Whipping Post is one of my favourite songs....love love love it, and I got the reference immediately!
    Also, most everything I read is from some bygone era, not so much Dickens or Shakespeare, but Wilde, Chekov, Camus and Dostoyevsky are favourites...I do occasionally read something 'modern', like something by David Sedaris, Dave Eggers, Jonathan Franzen or Margaret Atwood..
    I agree...great music is great music and great writing is the same, timeless. The human condition has been the same throughout history I think...just the details have changed. Basically, we are still a bunch of 'cavemen', only we have computers now...our brains are the same as they were a thousand years ago, and I think our emotions are the same..
    ..great post Lee, such an interesting theme! Gotta get to work on my IWSG post!

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  10. In the words of Flannery O'Connor, "A serious writer would gladly swap 100 readers now for 10 readers in 10 years or one reader in 100 years."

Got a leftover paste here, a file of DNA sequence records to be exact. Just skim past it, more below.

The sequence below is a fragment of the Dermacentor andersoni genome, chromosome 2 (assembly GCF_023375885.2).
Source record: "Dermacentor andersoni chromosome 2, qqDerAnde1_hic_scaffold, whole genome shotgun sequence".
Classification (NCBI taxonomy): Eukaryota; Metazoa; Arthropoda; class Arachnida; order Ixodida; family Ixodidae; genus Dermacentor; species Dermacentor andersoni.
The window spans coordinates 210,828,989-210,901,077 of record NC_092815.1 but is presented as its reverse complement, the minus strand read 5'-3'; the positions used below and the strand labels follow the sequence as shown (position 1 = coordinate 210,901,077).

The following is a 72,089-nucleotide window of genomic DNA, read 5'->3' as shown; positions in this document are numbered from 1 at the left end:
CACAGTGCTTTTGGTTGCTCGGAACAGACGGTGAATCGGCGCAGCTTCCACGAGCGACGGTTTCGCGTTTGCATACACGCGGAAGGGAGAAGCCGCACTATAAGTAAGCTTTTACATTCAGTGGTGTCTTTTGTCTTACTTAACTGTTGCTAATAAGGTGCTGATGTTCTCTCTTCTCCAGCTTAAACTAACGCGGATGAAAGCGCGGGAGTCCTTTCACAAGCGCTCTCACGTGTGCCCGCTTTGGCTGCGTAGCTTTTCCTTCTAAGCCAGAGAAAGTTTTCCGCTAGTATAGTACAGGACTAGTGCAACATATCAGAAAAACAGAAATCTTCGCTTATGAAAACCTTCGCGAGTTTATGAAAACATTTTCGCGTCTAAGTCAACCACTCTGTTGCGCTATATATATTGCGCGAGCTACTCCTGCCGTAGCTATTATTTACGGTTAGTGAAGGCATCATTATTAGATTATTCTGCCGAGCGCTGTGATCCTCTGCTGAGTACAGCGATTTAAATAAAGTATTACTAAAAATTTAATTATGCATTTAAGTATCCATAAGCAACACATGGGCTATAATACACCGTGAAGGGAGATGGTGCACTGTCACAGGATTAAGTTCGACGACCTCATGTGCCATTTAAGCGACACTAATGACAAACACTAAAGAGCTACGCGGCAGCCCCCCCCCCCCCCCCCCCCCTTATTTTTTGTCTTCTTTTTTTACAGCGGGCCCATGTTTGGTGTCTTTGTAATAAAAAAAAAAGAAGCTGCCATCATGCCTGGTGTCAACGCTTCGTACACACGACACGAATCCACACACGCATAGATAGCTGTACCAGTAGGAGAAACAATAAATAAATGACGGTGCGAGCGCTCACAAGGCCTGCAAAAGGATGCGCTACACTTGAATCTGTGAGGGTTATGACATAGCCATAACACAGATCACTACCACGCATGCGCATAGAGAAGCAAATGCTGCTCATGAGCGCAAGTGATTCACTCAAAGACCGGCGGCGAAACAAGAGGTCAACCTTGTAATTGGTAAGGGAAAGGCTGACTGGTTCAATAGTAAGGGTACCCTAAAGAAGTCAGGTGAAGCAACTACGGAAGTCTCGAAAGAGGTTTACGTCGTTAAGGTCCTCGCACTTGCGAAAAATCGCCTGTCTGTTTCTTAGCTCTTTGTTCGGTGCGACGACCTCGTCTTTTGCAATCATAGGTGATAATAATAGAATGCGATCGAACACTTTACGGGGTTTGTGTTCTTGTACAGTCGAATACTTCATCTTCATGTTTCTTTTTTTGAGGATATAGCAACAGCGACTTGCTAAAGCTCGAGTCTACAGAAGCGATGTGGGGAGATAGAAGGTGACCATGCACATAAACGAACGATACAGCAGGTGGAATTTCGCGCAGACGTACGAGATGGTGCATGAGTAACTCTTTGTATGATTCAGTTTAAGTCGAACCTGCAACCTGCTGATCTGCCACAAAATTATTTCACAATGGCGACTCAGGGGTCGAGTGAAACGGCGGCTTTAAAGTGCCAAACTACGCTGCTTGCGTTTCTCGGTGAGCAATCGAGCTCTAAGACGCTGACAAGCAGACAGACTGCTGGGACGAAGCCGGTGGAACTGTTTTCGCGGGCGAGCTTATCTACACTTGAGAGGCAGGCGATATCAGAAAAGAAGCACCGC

I think we'd all like to think our work might reach the hands of denizens of the future. But for now, I think we should just focus on telling the best story we can. If the talent and hard work is there, the rest will hopefully fall into place.

    J.W.

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  11. Personally, I want people to still be reading me 100 years from now. 400 years from now. Whatever.

    You should stop by Cally Jackson's post today. I think you'll find it interesting.

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  12. Yeamie -- I appreciate having younger readers like you to stop by to read my blog on a regular basis. It's kind of like writing to future generations.

    Alex -- I almost forgot to get this post together since I was traveling, then remembered in the motel room Monday night. Glad I did it then as Tuesday was a tiring day.

    Madeline-- I think most writers now are most concerned with current audiences and that makes total sense to me.

    Gregg - Those are the ultimate reasons in my opinion.

    Liza -- A visit to happier times in the past is always nice.

    SA -- It's good to strive for universality and high quality. The end result of those ideals is something of lasting value.